Megan Dacey comments on the need to engage with consumers on a local level and what this means for the delivery of retail PR.
The way people shop is ever-changing and that in turn changes the way we communicate with them.
Online shopping has continued to grow exponentially for a number of years but according to Mintel this growth is now beginning to slow and we are already seeing the effects of this up and down the country as stores and centres adapt to entice customers who shop online and offline interchangeably.
Retail communications is no longer ‘grab and go’ – we are reverting back to offering experiences and personal rewards to visitors as the focus shifts from footfall growth to increasing spend, dwell time and encouraging repeat visits.
At St David’s Cardiff – Wales’ leading retail and leisure destination – this hyper-local approach has seen great success throughout the year. By tapping into the pride of the Welsh, a number of campaigns have been delivered that resonate with shoppers and get tongues wagging.
The centre and cult local brand I Loves The ‘Diff have embarked on a partnership that brings the spirit of the city to life. From events that give away personalised Cardiff themed prints, to huge artwork being displayed throughout the centre, the collaboration has brought Welsh humour and quirkiness into the country’s largest shopping and leisure destination.
2016 has been the year of the Welsh and with unparalleled success in the Euros, the centre decided to close early for the semi-final to enable its 4,000 staff to watch the game. This bold decision resulted in nationwide conversation and praise – another way that the centre has placed itself at the heart of the city.
Consumers cannot be squeezed into a certain audience set because behaviours and interests are varied, and individuals are continuing to look for an experience that fits and resonates with them. Across the UK, shopping destinations are beginning to realise that it’s not all about quick transactions, it’s about celebrating the people that walk through the doors every day.
At the beginning of this month the last two working journalists based on Fleet Street packed up their desks and left. Once known as the heart and mind of British journalism, Fleet Street now resembles any other central London street.
So perhaps now is the perfect time to give British media a health check and consider its future in the digital age of blogs, social media and smart phones.
National newspapers across the board are suffering from falling year-on-year sales. The Press Gazette, the mouthpiece of the newspaper industry, has been keeping track of tumbling newspaper sales. Statistics published last year show that year-on-year circulation was down on all national newspapers except The Times (which saw a rise of 1.13%). Even the mighty Sun saw circulation figures drop by 13%.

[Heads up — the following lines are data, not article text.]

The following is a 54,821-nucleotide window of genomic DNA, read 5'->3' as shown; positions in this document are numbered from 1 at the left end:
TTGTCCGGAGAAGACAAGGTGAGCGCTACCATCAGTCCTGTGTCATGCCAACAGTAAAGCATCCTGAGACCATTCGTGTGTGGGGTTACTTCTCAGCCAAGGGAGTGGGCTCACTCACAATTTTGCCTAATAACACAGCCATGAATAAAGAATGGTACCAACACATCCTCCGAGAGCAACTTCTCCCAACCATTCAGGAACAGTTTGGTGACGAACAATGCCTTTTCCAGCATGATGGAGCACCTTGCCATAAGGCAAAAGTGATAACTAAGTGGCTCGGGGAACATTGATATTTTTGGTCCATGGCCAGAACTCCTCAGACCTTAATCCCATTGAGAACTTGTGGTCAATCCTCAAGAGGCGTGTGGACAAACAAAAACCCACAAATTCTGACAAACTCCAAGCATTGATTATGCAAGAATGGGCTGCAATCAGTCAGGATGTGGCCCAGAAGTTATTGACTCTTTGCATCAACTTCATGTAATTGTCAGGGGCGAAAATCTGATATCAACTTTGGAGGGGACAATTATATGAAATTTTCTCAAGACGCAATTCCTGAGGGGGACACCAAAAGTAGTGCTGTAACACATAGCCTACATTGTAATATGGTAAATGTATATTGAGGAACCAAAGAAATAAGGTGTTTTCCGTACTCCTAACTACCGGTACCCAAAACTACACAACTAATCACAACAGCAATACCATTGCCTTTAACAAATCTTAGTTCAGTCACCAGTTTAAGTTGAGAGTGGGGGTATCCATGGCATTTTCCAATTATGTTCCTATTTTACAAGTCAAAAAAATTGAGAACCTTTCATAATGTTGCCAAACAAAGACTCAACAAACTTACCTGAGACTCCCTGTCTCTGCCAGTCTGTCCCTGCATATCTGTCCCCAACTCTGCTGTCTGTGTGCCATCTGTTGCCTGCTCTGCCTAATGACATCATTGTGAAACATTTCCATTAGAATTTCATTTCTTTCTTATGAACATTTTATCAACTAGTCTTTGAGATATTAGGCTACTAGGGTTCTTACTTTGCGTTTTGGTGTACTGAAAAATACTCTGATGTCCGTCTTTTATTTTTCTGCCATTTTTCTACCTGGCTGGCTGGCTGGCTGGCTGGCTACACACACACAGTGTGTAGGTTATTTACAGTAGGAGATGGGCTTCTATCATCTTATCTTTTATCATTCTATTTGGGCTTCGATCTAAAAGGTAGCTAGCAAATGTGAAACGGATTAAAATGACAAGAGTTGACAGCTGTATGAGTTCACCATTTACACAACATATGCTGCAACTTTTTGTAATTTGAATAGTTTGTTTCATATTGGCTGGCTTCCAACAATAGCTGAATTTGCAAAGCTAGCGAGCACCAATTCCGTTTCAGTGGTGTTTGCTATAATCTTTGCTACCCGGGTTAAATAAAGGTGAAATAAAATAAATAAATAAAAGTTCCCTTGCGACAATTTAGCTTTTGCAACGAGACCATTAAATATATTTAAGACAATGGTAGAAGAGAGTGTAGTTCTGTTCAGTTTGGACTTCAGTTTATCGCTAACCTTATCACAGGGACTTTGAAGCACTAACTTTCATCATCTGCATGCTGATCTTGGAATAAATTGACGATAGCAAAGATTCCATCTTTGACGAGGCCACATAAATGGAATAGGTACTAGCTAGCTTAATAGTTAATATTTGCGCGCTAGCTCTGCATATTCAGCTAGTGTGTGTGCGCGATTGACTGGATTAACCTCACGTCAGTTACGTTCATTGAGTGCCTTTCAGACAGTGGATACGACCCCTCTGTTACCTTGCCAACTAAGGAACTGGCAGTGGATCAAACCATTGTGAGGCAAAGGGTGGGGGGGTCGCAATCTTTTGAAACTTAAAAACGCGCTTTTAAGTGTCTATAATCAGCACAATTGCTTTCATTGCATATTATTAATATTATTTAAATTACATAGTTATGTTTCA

With numbers declining the big newspapers are now struggling to attract advertisers and keep their books balanced. In March, after braving falling readership and revenue for years, The Independent finally folded and become a digital only publication. The bad news continues for The Guardian as it very publicly cut 250 jobs in the Spring, including 100 editorial positions, as an attempt to try and get their business in the black.
Trends also suggest that traditional newspapers are unable to capture the interest and brand loyalty of younger generations who are so immersed in 24 hour digital news and social media.
However, print media is not giving up without a fight and, just as printed books are seeing a resurgence in sales versus the Kindle, newspapers have reacted to the challenge by digital in a number of different ways. First, by improving their online offering and by publishing their own smart phone apps. The Mail Online, with its soft focus on celebrity gossip, is enjoying rising coverage views with over 29 million readers a month. The Sun is also readjusting to the market by dropping its online paywall and relaunching its website to cash in on digital readers.
Demonstrating a clear intent on targeting younger readers, The Sun has also joined forces with messaging app SnapChat to launch a section on its Discover app which gives users access to a daily dose of specially selected irreverent news stories.
Some newspapers have even bucked the digital trend and are enjoying thriving circulation figures. The concise ‘I’ newspaper is enjoying rising circulation figures of almost 8% (year on year as of July 2016) and free newspapers such as the London Evening Standard and Metro continue to enjoy reasonable month on month growth.
So what does the future hold?
Is it solely digital or will newspapers as we know them simply slip away as people get their news from completely different platforms? We are in a confusing Wild West era for media where decades-old trends are being overturned and newspapers are having to react to a changing landscape which includes new platforms, demographics and trends. Although we are undoubtedly seeing the decline of print, the future may not be as bleak as some have thought for the former beasts of Fleet Street.
National newspapers remain major shapers of public opinion and continue to exert huge influence on businesses, organisations and individuals. People still seek out news from trusted and informed sources and the existing big nationals are ideally placed to offer this to consumers, albeit in a digital format. Although some papers may fall by the wayside, established media titles have the resources and the history to remain relevant in the age of the smart phone.